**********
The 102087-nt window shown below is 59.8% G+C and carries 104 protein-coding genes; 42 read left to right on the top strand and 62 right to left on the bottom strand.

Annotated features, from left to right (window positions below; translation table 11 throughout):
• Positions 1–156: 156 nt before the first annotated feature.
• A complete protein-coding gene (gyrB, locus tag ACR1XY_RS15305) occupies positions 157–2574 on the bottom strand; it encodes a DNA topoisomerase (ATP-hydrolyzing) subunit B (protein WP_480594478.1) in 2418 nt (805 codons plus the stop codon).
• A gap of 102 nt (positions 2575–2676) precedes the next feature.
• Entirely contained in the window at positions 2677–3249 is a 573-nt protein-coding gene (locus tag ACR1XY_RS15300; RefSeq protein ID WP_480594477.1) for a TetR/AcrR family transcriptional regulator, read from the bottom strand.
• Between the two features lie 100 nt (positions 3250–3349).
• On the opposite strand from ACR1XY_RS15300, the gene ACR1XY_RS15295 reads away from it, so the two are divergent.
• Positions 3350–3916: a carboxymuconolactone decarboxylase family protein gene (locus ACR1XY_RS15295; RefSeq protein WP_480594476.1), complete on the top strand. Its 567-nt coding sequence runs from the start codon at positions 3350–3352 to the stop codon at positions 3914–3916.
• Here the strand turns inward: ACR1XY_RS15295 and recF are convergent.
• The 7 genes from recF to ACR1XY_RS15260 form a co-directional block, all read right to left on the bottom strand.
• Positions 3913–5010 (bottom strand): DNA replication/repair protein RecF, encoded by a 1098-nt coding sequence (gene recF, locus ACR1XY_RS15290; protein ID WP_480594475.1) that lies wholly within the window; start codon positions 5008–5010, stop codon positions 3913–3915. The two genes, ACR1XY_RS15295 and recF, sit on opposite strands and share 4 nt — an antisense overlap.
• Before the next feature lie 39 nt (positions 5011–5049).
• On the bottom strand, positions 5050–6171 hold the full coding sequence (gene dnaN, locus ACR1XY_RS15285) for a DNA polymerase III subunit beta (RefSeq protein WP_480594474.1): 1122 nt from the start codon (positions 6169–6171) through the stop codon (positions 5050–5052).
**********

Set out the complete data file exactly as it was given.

The 102087-nt window shown below is 59.8% G+C and carries 104 protein-coding genes; 42 read left to right on the top strand and 62 right to left on the bottom strand.

Annotated features, from left to right (window positions below; translation table 11 throughout):
• Positions 1–156: 156 nt before the first annotated feature.
• A complete protein-coding gene (gyrB, locus tag ACR1XY_RS15305) occupies positions 157–2574 on the bottom strand; it encodes a DNA topoisomerase (ATP-hydrolyzing) subunit B (protein WP_480594478.1) in 2418 nt (805 codons plus the stop codon).
• A gap of 102 nt (positions 2575–2676) precedes the next feature.
• Entirely contained in the window at positions 2677–3249 is a 573-nt protein-coding gene (locus tag ACR1XY_RS15300; RefSeq protein ID WP_480594477.1) for a TetR/AcrR family transcriptional regulator, read from the bottom strand.
• Between the two features lie 100 nt (positions 3250–3349).
• On the opposite strand from ACR1XY_RS15300, the gene ACR1XY_RS15295 reads away from it, so the two are divergent.
• Positions 3350–3916: a carboxymuconolactone decarboxylase family protein gene (locus ACR1XY_RS15295; RefSeq protein WP_480594476.1), complete on the top strand. Its 567-nt coding sequence runs from the start codon at positions 3350–3352 to the stop codon at positions 3914–3916.
• Here the strand turns inward: ACR1XY_RS15295 and recF are convergent.
• The 7 genes from recF to ACR1XY_RS15260 form a co-directional block, all read right to left on the bottom strand.
• Positions 3913–5010 (bottom strand): DNA replication/repair protein RecF, encoded by a 1098-nt coding sequence (gene recF, locus ACR1XY_RS15290; protein ID WP_480594475.1) that lies wholly within the window; start codon positions 5008–5010, stop codon positions 3913–3915. The two genes, ACR1XY_RS15295 and recF, sit on opposite strands and share 4 nt — an antisense overlap.
• Before the next feature lie 39 nt (positions 5011–5049).
• On the bottom strand, positions 5050–6171 hold the full coding sequence (gene dnaN, locus ACR1XY_RS15285) for a DNA polymerase III subunit beta (RefSeq protein WP_480594474.1): 1122 nt from the start codon (positions 6169–6171) through the stop codon (positions 5050–5052).